About a month ago I was trekking home from a dead-media hunting excursion when I happened upon a granny-esque abode with a LAVERNE AND SHIRLEY-style sidewalk-level basement window. Behind the glass stood a bird but not the type of bird you’d expect to see indoors. It wasn’t a colorful pet shop parakeet that escaped from its cage but more like a common sparrow that lost its way. As I paused in my tracks to stare, it turned around and disappeared behind ancient sun-bleached pom-pom trimmed curtains. It couldn’t belong there; something was off. It must have gotten trapped inside? I was compelled to knock on the front door to let the homeowner know but nobody answered…the place was as dead as a tomb. My bags were heavy so I vowed to come back later when hopefully lights would be on.
That bird was going to starve and the whole house would smell of death and worse of all this was a TERRIBLE OMEN of future catastrophe! I went back to the house a couple times but nobody was ever there. What could I do? Who do you call? Maybe I should just smash the window, run and hope for the best? How did this even happen when a closer inspection of the window revealed that it clearly had a screen? Did I imagine the bird (I don’t always hallucinate but when I do, I hallucinate animals in peril)? I began to rationalize and think, “Hey, isn’t it better to starve in a basement than to get eaten by a cat or hit by a car or freeze?” Maybe this bird was lucky. Also, I’m being a hypocrite; how dare I feign concern for this one bird when I’m likely to be chomping on a chicken in the very near future? What does one bird matter on this conveyor belt of ruin we call existence anyway?
The answer to that question is in THE SHALLOWS. Yes, this is still a film review! THE SHALLOWS is supposed to be about a surfer gal (BLAKE LIVELY) trying not to be eaten by a CGI shark but it’s actually about how facing your own demise can clarify your understanding that all life has value.
Let me tell you, there are some humans in this movie and there are a bunch of assorted sea creatures as well, but rising superstar SULLY SEAGULL (who portrays injured bird “Steven Seagull”) effortlessly waddles away with the whole darn show. When LIVELY’S character Nancy finds herself stranded on a rock in shark infested waters slowly frying to death all seems lost. Luckily, a felicitous twist of fate lands a sidekick-ready bird with a broken wing and a buoyant disposition upon the same precarious perch. The two develop a bond based on their mutual desire to eat lunch rather than be lunch and medical student Nancy even mends her new pal’s wing without any hope for financial gain (!!!). It’s as if Nancy is lost in a pitch-black cave and her basic humanity towards a creature more vulnerable than herself provides enough light for her to find her way out. Or maybe I just adore this seagull. He even gets a featured star picture on the back of the DVD! Right on!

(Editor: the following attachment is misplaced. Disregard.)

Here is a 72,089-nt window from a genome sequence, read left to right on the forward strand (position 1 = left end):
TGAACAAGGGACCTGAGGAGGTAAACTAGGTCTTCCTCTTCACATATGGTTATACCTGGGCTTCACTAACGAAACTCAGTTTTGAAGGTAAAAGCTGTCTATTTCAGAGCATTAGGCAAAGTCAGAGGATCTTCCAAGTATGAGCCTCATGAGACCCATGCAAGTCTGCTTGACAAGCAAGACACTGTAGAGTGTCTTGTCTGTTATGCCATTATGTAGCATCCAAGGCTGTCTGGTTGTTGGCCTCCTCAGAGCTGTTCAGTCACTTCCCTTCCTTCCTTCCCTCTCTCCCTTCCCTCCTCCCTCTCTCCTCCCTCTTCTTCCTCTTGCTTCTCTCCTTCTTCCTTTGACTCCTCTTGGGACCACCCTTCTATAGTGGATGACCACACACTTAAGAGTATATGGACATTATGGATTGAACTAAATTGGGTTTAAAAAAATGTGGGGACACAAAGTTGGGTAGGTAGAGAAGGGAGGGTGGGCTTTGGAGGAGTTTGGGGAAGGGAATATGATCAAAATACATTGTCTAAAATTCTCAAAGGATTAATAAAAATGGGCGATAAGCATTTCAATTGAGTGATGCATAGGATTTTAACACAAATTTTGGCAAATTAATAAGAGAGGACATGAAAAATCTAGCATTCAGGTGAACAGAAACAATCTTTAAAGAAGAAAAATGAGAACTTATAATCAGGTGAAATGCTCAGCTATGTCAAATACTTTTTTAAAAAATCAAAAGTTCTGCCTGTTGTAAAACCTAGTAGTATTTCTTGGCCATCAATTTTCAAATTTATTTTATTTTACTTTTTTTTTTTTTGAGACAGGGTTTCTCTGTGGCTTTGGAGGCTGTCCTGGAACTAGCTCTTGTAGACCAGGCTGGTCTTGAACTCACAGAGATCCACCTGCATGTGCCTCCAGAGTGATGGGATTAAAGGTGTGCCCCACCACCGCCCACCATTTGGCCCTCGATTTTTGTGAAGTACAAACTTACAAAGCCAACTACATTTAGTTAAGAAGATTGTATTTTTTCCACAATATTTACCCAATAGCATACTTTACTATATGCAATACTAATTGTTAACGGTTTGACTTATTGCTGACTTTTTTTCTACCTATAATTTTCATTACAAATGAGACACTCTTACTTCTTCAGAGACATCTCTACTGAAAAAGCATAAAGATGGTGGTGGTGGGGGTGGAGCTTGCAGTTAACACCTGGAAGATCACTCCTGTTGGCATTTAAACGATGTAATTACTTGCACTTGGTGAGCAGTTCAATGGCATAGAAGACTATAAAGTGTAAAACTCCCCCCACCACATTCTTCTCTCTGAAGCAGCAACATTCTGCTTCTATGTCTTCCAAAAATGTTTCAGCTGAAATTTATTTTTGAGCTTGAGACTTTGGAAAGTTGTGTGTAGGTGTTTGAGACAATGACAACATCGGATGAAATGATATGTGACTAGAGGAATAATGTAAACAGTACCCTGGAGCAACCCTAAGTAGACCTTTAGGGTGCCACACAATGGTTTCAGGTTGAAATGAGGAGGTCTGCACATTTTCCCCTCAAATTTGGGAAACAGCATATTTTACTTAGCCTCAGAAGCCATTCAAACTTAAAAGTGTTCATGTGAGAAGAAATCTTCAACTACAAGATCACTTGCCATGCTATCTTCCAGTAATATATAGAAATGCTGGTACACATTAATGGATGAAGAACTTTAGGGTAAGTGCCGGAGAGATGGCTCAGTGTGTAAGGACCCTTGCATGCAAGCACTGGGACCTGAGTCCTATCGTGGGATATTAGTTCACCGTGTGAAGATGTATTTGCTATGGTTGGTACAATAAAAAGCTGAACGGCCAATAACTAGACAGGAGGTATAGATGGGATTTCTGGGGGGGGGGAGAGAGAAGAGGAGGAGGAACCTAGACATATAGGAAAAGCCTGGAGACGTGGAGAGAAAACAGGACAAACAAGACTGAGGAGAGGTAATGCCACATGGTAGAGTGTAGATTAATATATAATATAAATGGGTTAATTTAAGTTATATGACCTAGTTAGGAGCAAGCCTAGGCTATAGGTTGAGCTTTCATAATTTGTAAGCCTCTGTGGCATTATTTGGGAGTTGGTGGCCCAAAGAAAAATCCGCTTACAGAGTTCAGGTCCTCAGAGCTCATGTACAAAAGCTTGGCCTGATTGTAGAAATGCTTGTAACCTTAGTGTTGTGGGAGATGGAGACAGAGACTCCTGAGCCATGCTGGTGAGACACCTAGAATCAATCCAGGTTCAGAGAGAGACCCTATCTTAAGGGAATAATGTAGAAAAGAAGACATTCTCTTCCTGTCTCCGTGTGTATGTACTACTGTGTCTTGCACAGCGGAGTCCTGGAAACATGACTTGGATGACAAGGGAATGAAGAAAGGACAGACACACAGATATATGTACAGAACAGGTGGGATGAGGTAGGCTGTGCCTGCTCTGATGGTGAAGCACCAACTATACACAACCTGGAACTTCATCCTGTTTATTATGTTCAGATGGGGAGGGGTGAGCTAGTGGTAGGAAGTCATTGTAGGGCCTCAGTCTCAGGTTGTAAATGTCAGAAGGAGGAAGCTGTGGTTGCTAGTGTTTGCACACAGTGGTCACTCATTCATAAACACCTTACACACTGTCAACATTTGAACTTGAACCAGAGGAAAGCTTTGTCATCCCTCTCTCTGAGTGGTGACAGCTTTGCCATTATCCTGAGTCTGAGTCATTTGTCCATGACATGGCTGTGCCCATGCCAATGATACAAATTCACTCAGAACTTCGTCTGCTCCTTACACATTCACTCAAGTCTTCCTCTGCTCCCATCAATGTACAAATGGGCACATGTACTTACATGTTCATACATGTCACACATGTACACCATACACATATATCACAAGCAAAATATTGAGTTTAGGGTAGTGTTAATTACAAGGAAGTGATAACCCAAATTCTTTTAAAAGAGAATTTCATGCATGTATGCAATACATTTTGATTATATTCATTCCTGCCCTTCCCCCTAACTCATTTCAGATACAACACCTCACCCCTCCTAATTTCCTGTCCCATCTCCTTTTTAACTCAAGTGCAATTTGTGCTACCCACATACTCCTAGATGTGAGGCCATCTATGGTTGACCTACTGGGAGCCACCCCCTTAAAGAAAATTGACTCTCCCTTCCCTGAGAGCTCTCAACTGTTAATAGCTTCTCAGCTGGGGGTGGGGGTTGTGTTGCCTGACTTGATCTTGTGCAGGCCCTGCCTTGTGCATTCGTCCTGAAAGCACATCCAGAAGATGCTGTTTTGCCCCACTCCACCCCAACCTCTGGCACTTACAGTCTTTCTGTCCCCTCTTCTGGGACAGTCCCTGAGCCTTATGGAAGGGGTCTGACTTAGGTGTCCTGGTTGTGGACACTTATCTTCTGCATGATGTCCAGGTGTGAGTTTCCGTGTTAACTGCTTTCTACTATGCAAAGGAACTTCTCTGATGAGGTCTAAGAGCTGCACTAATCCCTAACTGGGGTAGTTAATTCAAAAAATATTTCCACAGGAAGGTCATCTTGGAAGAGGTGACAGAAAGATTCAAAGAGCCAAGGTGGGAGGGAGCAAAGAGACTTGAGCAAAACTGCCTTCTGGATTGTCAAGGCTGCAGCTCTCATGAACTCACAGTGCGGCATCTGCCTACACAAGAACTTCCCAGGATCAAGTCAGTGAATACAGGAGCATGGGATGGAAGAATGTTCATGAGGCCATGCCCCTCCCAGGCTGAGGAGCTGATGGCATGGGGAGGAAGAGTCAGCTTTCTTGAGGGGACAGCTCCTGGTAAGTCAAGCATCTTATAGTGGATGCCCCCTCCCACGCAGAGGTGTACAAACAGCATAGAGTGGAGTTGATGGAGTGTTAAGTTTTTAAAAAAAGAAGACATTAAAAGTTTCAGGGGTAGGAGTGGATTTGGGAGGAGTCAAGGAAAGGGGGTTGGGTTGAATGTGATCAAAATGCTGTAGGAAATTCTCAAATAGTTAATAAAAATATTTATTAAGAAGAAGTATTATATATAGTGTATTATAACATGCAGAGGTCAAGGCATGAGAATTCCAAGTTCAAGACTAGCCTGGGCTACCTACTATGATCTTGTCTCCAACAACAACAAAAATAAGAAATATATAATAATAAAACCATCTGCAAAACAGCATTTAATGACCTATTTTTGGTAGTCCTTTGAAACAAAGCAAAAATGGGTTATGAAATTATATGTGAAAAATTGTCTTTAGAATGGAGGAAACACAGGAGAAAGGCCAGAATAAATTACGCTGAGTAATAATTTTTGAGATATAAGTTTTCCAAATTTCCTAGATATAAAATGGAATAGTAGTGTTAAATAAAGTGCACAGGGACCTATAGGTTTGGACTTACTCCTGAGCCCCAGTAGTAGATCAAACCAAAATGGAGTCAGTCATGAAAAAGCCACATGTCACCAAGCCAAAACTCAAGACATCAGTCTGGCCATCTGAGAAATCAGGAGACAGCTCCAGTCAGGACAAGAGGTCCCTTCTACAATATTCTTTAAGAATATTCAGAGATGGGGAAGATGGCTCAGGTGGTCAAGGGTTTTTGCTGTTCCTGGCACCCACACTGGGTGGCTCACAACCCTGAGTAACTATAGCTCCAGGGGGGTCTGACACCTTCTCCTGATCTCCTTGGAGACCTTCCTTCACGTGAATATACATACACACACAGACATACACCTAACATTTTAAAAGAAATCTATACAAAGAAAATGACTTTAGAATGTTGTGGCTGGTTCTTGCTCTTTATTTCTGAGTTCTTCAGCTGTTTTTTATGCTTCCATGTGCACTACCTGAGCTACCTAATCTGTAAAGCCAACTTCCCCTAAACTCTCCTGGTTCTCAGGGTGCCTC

I’m no oceanographer or seagull specialist but I feel safe in assuming that THE SHALLOWS plays fast and loose with anything regarding science and/or reality to the point of being borderline preposterous (especially in regards to how the menace is ultimately eradicated). I’m way OK with that though on account of it is gloriously pretty and borderline poetic in places and can therefore be digested as an expressionistic anxiety dream. The important thing is, no matter how over the top and unlikely it sometimes gets, THE SHALLOWS is consistently suspenseful and if you allow it, maybe even semi-deep (see what I did?). Plus it’s from director JUAME COLLET-SERRA who gave us HOUSE OF WAX (2005) and ORPHAN(2009) so it’s got that going on too. Right?
It’s possible I’m just an easy mark for this type of flick. It pretty much swims the same laps as survival favorites like BLACK WATER, THE REEF and both of the OPEN WATER jaunts and that’s fine by me. I certainly would have liked to have been able to connect with LIVELY’s opaque character a bit more but maybe that’s her fault for ignoring the age old advice on never working with animals or children. Anyway, there’s no resolution to my bird trapped in a basement window story that I started this post with. I’m going with the convenient (for me) theory that I imagined the whole thing (or more likely, caught a reflection in the glass?) while also vowing to spread breadcrumbs in the park for any possible bird relatives- just in case. The bitter truth though, whether it’s imagined or not- it’s still a BAD OMEN. Anyway, Sully, wherever you are, nice work! Hope to see you in a seagull-centered sequel!